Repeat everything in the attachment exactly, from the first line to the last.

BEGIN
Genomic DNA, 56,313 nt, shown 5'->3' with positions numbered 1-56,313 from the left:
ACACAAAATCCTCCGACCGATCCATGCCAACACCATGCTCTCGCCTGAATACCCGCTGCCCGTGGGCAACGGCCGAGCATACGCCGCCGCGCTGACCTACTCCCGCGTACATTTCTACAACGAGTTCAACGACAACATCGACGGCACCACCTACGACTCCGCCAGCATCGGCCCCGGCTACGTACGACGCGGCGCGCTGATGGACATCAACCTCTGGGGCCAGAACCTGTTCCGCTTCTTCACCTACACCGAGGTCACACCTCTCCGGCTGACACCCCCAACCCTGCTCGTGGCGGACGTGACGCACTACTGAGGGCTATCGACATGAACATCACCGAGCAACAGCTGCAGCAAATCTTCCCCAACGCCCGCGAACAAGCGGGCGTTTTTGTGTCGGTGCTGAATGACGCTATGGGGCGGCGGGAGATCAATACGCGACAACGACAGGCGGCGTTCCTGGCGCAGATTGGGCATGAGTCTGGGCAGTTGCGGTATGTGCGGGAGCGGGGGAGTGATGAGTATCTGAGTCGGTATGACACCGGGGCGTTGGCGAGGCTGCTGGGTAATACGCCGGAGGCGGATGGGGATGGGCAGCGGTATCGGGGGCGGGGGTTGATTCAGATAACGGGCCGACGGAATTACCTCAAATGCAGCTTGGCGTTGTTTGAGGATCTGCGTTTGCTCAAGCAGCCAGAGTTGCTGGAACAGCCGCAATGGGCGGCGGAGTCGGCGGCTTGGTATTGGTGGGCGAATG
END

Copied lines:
Genomic DNA, 56,313 nt, shown 5'->3' with positions numbered 1-56,313 from the left:
ACACAAAATCCTCCGACCGATCCATGCCAACACCATGCTCTCGCCTGAATACCCGCTGCCCGTGGGCAACGGCCGAGCATACGCCGCCGCGCTGACCTACTCCCGCGTACATTTCTACAACGAGTTCAACGACAACATCGACGGCACCACCTACGACTCCGCCAGCATCGGCCCCGGCTACGTACGACGCGGCGCGCTGATGGACATCAACCTCTGGGGCCAGAACCTGTTCCGCTTCTTCACCTACACCGAGGTCACACCTCTCCGGCTGACACCCCCAACCCTGCTCGTGGCGGACGTGACGCACTACTGAGGGCTATCGACATGAACATCACCGAGCAACAGCTGCAGCAAATCTTCCCCAACGCCCGCGAACAAGCGGGCGTTTTTGTGTCGGTGCTGAATGACGCTATGGGGCGGCGGGAGATCAATACGCGACAACGACAGGCGGCGTTCCTGGCGCAGATTGGGCATGAGTCTGGGCAGTTGCGGTATGTGCGGGAGCGGGGGAGTGATGAGTATCTGAGTCGGTATGACACCGGGGCGTTGGCGAGGCTGCTGGGTAATACGCCGGAGGCGGATGGGGATGGGCAGCGGTATCGGGGGCGGGGGTTGATTCAGATAACGGGCCGACGGAATTACCTCAAATGCAGCTTGGCGTTGTTTGAGGATCTGCGTTTGCTCAAGCAGCCAGAGTTGCTGGAACAGCCGCAATGGGCGGCGGAGTCGGCGGCTTGGTATTGGTGGGCGAATG